Oxfam is indulging itself in a little bit of backcasting. Actually, not just bits or gobbets but vast steaming piles of it. This is the practice of taking a result you like, then assuming back to what causes it. Then you construct an index – if you’re going to propagandise – from your backcasting and you’ve a tool to berate all. Oxfam assuming – good little progressives that they are – that a high tax, high spending socio-economic environment is desirable, so they’ve constructed to insist that all should be doing this.
So, here’s their listing of what makes a place a good little place:
The CRI Index measures government efforts in three policy areas or ‘pillars’: social spending,
taxation and labour. These were selected because of widespread evidence6
actions in these three areas have in the past played a key part in reducing the gap between rich
1. Social spending on public services such as education, health and social protection has been
shown to have a strong impact on reducing inequality, particularly for the poorest women and
girls who are the most dependent on them. For example, a study of 13 developing countries
that had reduced their overall inequality levels found that 69% of this reduction was because of
public services.7 Social spending is almost always progressive because it helps reduce
existing levels of inequality. Despite this, in many countries, social spending could be far more
progressive and pro-poor. Social spending can play a key role in reducing the amount of
unpaid care work that many women often do – a major cause of gender inequality – by
redistributing child and elder care, healthcare and other domestic labour.
2. Progressive taxation, where corporations and the richest individuals are taxed more in
order to redistribute resources in society and ensure the funding of public services, is a key
tool for governments that are committed to reducing inequality. Its potential role in reducing
inequality has been clearly documented in both OECD countries9 and developing
10 and highlighted recently by the International Monetary Fund (IMF) in its October
2017 Fiscal Monitor.11 However, taxation can be progressive or regressive, depending on the
policy choices made by government. Equally, a belief that taxation is gender-neutral has led
to a lack of attention to how taxes levied have increased the gender gap. The ability of
countries to collect progressive taxes is also undermined by harmful tax practices which
facilitate tax dodging.
3. There is strong evidence that higher wages for ordinary workers and stronger labour
rights, especially for women, are key to reducing inequality.
12 Governments can have a
direct impact here by setting minimum wages and raising the floor of wages; they can also
have an indirect impact by supporting and protecting the right of trade unions to form and
organize. Evidence from the IMF and others shows that the recent decline in trade union
organization has been linked to the rise in inequality, as workers lose bargaining power and
more of the value of production goes to profits and the owners of capital.
13 Women are
disproportionately represented in the lowest-paid jobs, with poor protection and precarious
conditions of employment.
14 Governments can help correct this by passing and enforcing
laws against discrimination and violence against women, and laws that promote equal pay
and parental leave.
Lots of tax to be spent upon diversity advisers, add unions and we’ve got nirvana. You’ll not be surprised to find that Denmark comes top of their list.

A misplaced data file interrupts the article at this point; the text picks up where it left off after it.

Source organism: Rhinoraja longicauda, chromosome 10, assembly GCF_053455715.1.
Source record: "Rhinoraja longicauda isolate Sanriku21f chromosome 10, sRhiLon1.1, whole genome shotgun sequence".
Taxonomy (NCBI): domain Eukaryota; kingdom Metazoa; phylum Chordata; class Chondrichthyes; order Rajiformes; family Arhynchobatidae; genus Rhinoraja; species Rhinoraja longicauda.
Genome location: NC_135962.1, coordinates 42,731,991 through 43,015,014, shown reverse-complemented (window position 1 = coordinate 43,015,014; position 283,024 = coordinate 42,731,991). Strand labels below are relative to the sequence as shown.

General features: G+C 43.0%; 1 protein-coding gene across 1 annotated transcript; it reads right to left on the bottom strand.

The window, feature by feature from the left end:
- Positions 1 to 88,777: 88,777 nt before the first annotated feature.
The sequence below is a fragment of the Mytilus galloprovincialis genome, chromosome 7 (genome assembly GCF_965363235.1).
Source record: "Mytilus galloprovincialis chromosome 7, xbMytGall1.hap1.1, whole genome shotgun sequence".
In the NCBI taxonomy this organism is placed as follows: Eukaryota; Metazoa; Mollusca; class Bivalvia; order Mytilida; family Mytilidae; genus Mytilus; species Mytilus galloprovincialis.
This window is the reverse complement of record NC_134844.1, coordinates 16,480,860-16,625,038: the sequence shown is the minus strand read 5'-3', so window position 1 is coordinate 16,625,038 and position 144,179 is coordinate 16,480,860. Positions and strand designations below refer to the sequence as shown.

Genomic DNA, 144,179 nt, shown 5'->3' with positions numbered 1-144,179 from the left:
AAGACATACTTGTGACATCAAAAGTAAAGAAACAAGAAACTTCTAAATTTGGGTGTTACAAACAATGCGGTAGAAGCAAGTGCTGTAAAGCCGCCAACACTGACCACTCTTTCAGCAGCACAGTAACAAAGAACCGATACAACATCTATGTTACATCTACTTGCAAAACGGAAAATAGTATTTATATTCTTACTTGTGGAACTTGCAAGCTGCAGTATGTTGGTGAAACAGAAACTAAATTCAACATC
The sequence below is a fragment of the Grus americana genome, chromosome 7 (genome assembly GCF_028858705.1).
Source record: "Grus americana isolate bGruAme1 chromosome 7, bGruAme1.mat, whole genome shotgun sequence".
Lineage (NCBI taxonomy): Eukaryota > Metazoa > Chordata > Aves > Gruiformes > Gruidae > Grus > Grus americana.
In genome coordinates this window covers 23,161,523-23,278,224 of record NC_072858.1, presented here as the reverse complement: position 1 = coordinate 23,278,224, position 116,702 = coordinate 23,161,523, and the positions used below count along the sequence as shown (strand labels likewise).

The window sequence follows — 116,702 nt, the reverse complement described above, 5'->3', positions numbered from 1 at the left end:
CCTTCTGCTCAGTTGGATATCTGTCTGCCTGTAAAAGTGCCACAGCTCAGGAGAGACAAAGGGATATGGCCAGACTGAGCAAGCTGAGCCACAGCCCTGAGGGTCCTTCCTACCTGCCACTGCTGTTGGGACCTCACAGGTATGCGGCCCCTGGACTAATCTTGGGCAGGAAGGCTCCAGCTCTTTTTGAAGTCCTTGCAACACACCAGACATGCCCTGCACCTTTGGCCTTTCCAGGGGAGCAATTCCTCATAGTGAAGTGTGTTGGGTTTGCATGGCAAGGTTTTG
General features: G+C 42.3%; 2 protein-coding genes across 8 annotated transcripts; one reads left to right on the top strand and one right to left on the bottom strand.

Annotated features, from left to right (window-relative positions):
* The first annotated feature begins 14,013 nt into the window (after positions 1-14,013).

The thing is, this is all about reducing inequality. They regard such as the pernicity of our age, therefore we must wipe it out. Which does pose an interesting point. Why measure only one set of possible actions about inequality? Why not measure the inequality itself?
Why monitor government policy? Why not just monitor levels of inequality?
There are three reasons why DFI and Oxfam have chosen to measure the commitment of
governments to reducing inequality.
No, it doesn’t matter what those reasons are – they’re casuisty. Because they’ve started their entire labours with a misunderstanding:
THE INEQUALITY CRISIS, THE FIGHT AGAINST
POVERTY AND THE ROLE OF GOVERNMENTS
Many countries across the world, rich and poor, have experienced rapid growth in the gap
between the richest people in society and everyone else over the past 30 years.
1 Failure to
tackle this growing crisis is undermining social and economic progress and the fight against
Well, you see, that’s just entirely wrong. We’re entirely crushing poverty. We’ve made more progress these past 40 years against it than we did in the previous 4,000*. So much so that it is entirely obvious what does in fact reduce poverty. Global neoliberalism, that capitalist free marketry red in tooth and claw. All us richer people buying things made by poor people in poor countries. The lust for pelf and lucre plus trade does the trick.
None of those things being things Oxfam likes therefore some different index must be constructed in order to insist that everyone do the things Oxfam likes and the hell with their effects upon poverty. Or, indeed, inequality. At which point we should note that these recent decades have also seen the reduction of global inequality.
That is, what we’re already doing solves those twin problems, poverty and inequality. Err, without the intervention of Oxfam or any of the policies they favour. Thus why it cannot be allowed to continue of course, for it is quite obviously the policies which are correct, not the outcome. Oxfam wouldn’t be recommending them unless they were correct, would they?
Essentially, this is an extended whine from Oxfam about how the world is solving these twin problems of poverty and inequality without doing it the way Oxfam want. In fact, doing it be following exactly the policies that Oxfam argues against.